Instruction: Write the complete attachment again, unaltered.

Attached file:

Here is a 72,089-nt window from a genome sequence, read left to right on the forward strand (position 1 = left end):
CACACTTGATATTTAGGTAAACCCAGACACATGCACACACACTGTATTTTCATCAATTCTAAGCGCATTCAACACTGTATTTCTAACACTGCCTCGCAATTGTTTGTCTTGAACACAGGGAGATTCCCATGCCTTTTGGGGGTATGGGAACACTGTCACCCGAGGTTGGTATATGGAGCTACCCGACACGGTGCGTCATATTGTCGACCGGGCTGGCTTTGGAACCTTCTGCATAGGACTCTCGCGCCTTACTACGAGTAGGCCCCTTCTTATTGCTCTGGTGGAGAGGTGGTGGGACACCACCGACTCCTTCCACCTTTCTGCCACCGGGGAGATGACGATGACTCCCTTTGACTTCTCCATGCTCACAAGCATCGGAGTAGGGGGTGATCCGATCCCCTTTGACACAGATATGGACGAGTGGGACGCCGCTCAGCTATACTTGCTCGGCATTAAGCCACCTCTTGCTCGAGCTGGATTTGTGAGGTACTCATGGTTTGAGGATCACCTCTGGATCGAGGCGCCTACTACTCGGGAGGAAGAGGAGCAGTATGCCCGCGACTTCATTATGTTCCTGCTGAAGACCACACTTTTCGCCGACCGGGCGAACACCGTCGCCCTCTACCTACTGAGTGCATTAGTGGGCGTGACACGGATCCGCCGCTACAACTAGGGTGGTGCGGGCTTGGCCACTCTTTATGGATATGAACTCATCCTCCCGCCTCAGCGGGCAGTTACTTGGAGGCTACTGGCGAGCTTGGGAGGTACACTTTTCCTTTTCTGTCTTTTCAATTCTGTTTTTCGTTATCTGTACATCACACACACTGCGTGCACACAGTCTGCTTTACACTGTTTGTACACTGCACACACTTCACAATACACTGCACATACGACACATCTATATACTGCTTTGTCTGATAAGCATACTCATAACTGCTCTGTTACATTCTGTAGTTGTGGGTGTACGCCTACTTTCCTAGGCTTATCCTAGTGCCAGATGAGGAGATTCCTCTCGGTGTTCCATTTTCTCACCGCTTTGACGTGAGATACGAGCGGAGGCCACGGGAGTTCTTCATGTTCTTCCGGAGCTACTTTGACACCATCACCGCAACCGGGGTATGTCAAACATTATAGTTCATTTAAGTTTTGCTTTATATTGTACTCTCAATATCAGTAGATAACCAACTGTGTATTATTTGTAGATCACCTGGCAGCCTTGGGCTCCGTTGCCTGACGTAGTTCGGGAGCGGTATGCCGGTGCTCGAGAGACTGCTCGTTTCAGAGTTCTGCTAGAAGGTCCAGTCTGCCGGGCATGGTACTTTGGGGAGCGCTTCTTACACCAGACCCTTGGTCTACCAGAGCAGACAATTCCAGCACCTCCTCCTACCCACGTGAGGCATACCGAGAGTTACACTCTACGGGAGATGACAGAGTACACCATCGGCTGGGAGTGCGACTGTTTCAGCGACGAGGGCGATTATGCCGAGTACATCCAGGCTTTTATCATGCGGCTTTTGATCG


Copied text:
Here is a 72,089-nt window from a genome sequence, read left to right on the forward strand (position 1 = left end):
CACACTTGATATTTAGGTAAACCCAGACACATGCACACACACTGTATTTTCATCAATTCTAAGCGCATTCAACACTGTATTTCTAACACTGCCTCGCAATTGTTTGTCTTGAACACAGGGAGATTCCCATGCCTTTTGGGGGTATGGGAACACTGTCACCCGAGGTTGGTATATGGAGCTACCCGACACGGTGCGTCATATTGTCGACCGGGCTGGCTTTGGAACCTTCTGCATAGGACTCTCGCGCCTTACTACGAGTAGGCCCCTTCTTATTGCTCTGGTGGAGAGGTGGTGGGACACCACCGACTCCTTCCACCTTTCTGCCACCGGGGAGATGACGATGACTCCCTTTGACTTCTCCATGCTCACAAGCATCGGAGTAGGGGGTGATCCGATCCCCTTTGACACAGATATGGACGAGTGGGACGCCGCTCAGCTATACTTGCTCGGCATTAAGCCACCTCTTGCTCGAGCTGGATTTGTGAGGTACTCATGGTTTGAGGATCACCTCTGGATCGAGGCGCCTACTACTCGGGAGGAAGAGGAGCAGTATGCCCGCGACTTCATTATGTTCCTGCTGAAGACCACACTTTTCGCCGACCGGGCGAACACCGTCGCCCTCTACCTACTGAGTGCATTAGTGGGCGTGACACGGATCCGCCGCTACAACTAGGGTGGTGCGGGCTTGGCCACTCTTTATGGATATGAACTCATCCTCCCGCCTCAGCGGGCAGTTACTTGGAGGCTACTGGCGAGCTTGGGAGGTACACTTTTCCTTTTCTGTCTTTTCAATTCTGTTTTTCGTTATCTGTACATCACACACACTGCGTGCACACAGTCTGCTTTACACTGTTTGTACACTGCACACACTTCACAATACACTGCACATACGACACATCTATATACTGCTTTGTCTGATAAGCATACTCATAACTGCTCTGTTACATTCTGTAGTTGTGGGTGTACGCCTACTTTCCTAGGCTTATCCTAGTGCCAGATGAGGAGATTCCTCTCGGTGTTCCATTTTCTCACCGCTTTGACGTGAGATACGAGCGGAGGCCACGGGAGTTCTTCATGTTCTTCCGGAGCTACTTTGACACCATCACCGCAACCGGGGTATGTCAAACATTATAGTTCATTTAAGTTTTGCTTTATATTGTACTCTCAATATCAGTAGATAACCAACTGTGTATTATTTGTAGATCACCTGGCAGCCTTGGGCTCCGTTGCCTGACGTAGTTCGGGAGCGGTATGCCGGTGCTCGAGAGACTGCTCGTTTCAGAGTTCTGCTAGAAGGTCCAGTCTGCCGGGCATGGTACTTTGGGGAGCGCTTCTTACACCAGACCCTTGGTCTACCAGAGCAGACAATTCCAGCACCTCCTCCTACCCACGTGAGGCATACCGAGAGTTACACTCTACGGGAGATGACAGAGTACACCATCGGCTGGGAGTGCGACTGTTTCAGCGACGAGGGCGATTATGCCGAGTACATCCAGGCTTTTATCATGCGGCTTTTGATCG